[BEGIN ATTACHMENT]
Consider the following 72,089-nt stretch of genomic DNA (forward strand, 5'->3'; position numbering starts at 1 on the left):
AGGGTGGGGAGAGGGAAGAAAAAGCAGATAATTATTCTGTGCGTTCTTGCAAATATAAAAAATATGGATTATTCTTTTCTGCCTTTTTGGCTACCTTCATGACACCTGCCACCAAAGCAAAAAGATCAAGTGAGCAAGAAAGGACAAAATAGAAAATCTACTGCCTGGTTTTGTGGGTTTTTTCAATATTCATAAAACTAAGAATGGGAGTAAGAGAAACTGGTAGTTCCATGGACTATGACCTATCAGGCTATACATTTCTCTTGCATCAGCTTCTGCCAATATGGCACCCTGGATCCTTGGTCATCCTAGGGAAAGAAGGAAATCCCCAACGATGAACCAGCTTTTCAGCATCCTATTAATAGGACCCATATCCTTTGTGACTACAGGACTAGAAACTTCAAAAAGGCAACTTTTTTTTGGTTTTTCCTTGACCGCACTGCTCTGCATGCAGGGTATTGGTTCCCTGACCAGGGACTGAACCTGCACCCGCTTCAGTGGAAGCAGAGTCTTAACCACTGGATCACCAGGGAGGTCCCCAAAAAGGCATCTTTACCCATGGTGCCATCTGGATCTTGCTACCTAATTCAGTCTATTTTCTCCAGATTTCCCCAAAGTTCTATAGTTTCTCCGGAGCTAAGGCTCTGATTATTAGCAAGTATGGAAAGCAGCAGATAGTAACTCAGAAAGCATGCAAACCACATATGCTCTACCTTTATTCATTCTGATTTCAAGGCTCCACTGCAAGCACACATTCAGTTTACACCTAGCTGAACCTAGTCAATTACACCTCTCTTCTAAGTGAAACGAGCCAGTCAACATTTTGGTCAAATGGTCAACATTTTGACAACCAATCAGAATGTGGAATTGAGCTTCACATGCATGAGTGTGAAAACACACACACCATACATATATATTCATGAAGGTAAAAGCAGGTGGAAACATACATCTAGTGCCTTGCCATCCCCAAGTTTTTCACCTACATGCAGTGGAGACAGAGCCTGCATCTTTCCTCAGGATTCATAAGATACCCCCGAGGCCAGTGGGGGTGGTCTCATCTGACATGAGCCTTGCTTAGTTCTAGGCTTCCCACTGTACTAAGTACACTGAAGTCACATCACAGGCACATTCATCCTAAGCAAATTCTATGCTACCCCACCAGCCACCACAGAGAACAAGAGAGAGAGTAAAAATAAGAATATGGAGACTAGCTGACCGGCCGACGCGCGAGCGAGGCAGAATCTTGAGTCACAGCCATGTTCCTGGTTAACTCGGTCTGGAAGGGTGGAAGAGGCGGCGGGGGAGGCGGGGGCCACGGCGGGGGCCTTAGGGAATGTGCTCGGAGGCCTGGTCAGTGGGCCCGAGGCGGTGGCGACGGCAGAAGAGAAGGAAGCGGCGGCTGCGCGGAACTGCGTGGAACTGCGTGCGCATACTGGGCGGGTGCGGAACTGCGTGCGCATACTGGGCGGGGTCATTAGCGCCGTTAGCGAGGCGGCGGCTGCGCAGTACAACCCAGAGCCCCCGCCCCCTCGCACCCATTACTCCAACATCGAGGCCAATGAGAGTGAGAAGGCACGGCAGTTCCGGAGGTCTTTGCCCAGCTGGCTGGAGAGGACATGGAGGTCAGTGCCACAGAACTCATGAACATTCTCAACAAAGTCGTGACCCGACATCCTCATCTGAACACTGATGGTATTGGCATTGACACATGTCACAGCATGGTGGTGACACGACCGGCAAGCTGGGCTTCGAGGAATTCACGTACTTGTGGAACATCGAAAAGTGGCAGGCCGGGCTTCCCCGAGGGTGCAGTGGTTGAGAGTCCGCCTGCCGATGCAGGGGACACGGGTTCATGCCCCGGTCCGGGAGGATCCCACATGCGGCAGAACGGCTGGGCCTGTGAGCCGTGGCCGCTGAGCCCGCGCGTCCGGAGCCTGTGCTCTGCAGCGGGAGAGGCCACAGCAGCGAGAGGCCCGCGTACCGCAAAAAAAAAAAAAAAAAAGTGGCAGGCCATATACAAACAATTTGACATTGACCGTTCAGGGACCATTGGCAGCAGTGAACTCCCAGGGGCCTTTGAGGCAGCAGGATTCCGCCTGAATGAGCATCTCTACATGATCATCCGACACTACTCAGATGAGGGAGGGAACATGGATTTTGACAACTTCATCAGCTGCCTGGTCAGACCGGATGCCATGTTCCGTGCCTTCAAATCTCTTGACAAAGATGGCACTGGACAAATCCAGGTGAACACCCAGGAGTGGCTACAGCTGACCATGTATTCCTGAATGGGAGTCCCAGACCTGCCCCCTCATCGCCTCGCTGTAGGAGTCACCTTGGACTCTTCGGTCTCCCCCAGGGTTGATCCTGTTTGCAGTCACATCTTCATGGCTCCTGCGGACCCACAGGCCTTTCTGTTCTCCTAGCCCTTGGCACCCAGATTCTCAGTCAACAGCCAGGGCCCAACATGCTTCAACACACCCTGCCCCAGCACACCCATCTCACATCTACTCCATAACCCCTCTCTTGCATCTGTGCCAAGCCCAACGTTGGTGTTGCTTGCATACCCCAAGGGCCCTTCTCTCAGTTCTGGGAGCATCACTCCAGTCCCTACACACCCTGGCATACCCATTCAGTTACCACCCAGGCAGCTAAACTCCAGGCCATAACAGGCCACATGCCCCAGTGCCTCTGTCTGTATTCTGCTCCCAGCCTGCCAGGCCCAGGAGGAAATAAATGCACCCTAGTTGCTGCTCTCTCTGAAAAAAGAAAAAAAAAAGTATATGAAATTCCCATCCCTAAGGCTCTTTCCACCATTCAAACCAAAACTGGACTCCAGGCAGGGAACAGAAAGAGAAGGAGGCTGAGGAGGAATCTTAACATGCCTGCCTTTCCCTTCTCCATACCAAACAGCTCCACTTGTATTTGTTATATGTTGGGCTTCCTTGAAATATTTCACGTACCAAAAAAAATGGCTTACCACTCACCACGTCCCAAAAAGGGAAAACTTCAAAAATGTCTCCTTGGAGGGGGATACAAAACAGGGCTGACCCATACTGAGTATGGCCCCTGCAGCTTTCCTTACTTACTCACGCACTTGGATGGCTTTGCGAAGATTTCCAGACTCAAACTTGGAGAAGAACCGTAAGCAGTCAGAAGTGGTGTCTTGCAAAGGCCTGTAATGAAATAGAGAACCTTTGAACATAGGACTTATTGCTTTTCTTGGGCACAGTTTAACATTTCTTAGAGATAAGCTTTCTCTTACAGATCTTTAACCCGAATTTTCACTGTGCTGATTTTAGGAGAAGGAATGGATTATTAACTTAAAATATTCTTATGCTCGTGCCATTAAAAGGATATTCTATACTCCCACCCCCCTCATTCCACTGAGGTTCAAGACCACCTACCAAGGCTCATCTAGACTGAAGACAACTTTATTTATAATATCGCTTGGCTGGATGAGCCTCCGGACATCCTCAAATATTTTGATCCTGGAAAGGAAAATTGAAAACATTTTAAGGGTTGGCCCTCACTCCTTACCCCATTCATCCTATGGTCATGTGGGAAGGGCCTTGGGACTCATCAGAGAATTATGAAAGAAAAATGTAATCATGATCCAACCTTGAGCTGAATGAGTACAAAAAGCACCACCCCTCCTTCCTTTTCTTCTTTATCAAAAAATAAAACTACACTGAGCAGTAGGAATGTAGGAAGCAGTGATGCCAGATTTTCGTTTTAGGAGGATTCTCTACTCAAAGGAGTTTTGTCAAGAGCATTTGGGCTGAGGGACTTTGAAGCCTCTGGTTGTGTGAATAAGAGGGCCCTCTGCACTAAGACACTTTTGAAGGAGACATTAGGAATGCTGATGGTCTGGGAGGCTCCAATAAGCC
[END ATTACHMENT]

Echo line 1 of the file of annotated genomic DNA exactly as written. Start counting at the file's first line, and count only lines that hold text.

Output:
Consider the following 72,089-nt stretch of genomic DNA (forward strand, 5'->3'; position numbering starts at 1 on the left):